A planned outdoor dining space abutting the Belmont Brewing Company that would have added about 35 more seats outside the popular brewery and restaurant is no longer being pursued by the business, according to co-owner David Lott.

Last month, the California Coastal Commission heard an appeal of Belmont Brewing’s application after some commissioners voiced concerns about public land being given to a private business and scheduled a new hearing for its next meeting to decide whether to allow the dining parklet to move forward or side with residents who oppose it.

However, on Friday, Lott said Belmont Brewing has decided to abandon the application for now, but he didn’t rule out revisiting their parklet request in the future. The added space would have allowed people with pets to sit outside the restaurant, but Lott said the appeals process had become exhausting.

“Long Beach is five miles of beach and we’re one of the few places where you can sit on the beach,” Lott said. “We thought it was a worthwhile project, but a lot of residents didn’t agree with us.”

A resident group named “Parking not Parklets” has petitioned the city to preserve parking spots instead of allowing them to be converted into restaurant dining areas, calling parklets a gift of public land to private entities that would exacerbate parking shortages in Belmont Shore.

Belmont Brewing’s proposed parklet location is not on a typical public street. It’s not open to regular vehicle traffic, but it is considered a public right-of-way where city vehicles can access the beach and delivery trucks can drop off goods.

The proposed parklet outside of Belmont Brewing Company. Photo courtesy city of Long Beach.

Pictures presented at the Coastal Commission’s October hearing showing large trucks blocking much of the walkway appeared to help shift some commissioners’ opinions.

Julie Dean, a co-founder of the pro-parking group, said she was excited to hear that the project is no longer moving forward and that the group would continue to oppose parklets in the area.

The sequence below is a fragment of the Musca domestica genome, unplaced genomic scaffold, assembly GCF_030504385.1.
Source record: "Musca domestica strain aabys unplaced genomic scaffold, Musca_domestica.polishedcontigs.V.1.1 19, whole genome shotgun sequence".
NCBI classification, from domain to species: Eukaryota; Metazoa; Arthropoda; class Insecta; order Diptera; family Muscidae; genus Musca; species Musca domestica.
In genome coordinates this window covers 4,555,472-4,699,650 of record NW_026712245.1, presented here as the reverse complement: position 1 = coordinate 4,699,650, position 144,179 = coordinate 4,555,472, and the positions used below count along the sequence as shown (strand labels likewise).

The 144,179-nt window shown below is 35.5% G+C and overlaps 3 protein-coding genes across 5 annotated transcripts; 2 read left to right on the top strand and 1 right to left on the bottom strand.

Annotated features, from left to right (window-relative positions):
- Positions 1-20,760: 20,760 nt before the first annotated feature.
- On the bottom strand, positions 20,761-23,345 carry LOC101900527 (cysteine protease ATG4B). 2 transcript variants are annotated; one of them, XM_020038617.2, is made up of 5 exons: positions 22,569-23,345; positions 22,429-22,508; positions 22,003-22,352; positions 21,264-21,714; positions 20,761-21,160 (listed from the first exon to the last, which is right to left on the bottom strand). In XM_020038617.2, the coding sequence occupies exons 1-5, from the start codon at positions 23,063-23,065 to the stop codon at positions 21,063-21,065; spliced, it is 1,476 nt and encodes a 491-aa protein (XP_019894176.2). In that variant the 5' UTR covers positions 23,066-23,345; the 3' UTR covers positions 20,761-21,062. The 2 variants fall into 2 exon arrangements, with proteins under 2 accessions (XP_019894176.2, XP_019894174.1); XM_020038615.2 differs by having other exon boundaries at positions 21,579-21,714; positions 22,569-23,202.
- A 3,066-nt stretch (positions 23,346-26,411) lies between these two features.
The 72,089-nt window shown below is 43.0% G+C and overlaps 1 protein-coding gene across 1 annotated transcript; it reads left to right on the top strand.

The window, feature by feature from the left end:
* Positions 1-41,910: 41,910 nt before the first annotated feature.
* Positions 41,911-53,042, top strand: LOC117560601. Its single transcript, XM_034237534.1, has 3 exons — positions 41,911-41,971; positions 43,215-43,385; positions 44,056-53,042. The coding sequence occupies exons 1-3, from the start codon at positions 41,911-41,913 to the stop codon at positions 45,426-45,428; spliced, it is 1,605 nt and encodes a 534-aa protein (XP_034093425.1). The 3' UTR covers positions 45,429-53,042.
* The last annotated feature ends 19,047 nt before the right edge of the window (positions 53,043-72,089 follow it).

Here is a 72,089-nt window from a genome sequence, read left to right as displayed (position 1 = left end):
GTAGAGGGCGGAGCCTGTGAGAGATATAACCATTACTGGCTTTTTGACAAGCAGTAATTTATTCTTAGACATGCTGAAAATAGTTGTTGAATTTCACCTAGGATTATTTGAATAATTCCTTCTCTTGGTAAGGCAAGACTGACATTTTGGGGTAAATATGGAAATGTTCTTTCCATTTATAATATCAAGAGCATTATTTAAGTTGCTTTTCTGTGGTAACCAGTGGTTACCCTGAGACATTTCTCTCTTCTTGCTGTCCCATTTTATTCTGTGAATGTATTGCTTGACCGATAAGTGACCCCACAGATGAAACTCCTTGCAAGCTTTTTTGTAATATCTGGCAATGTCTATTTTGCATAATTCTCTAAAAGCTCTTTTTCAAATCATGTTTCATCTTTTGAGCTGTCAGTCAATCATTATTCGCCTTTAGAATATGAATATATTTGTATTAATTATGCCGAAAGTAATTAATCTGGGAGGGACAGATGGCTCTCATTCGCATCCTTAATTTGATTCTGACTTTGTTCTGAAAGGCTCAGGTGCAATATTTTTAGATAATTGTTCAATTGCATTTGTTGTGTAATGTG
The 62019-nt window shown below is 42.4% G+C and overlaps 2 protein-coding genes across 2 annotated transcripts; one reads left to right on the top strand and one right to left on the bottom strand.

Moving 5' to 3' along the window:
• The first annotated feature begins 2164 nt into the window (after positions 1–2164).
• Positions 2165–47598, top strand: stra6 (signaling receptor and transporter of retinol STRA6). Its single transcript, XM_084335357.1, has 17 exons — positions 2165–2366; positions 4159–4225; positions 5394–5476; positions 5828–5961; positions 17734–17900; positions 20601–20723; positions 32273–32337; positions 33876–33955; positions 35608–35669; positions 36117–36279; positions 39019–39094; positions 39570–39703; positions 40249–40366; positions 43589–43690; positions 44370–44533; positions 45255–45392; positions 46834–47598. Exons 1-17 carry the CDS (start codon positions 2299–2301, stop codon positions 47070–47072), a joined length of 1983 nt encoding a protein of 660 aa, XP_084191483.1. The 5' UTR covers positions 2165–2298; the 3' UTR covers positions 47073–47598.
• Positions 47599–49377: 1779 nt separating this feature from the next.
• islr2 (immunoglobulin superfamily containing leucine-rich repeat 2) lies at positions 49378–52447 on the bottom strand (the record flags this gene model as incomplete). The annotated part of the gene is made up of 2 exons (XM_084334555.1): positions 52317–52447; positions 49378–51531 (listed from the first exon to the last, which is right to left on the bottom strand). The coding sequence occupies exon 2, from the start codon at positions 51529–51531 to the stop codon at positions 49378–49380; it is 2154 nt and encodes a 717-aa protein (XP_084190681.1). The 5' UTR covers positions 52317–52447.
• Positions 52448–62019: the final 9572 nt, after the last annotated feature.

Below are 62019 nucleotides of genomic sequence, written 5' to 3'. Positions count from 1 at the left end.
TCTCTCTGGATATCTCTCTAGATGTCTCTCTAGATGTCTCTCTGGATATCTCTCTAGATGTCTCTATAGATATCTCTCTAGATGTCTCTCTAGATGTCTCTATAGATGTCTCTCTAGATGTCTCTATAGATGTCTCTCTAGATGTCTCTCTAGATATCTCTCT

“I was happy to hear the Coastal Commissioners, many of them, having an issue with the fact that free land was being given to a private business,” Dean said. “It would be great if the city could reconsider that, especially within Second Street where the businesses were already given free land with a good portion of the sidewalk, and now they’re asking for more.”

Approved parklets are considered public spaces, according to the city, and a condition of approval for all outdoor dining parklets is that the businesses post signs noting that anyone can sit there, even if they’re not patronizing nearby shops.

Unlike parklets being pursued by other businesses in the city, including several on Second Street, Belmont Brewing is in an area of the coastal zone where the city doesn’t have the final say on approving or denying projects.

That means other restaurants just a few blocks from Belmont Brewing only have to go through a city process to get their parklets approved. Legends Restaurant and Sports Bar and Open Sesame have already won preliminary approvals from city commissions.

Some other businesses awaiting hearing dates on parklet requests are George’s Greek Cafe, Panama Joe’s and Aroma di Roma.

Jason Ruiz covers City Hall and politics for the Long Beach Post. Reach him at [email protected] or @JasonRuiz_LB on Twitter.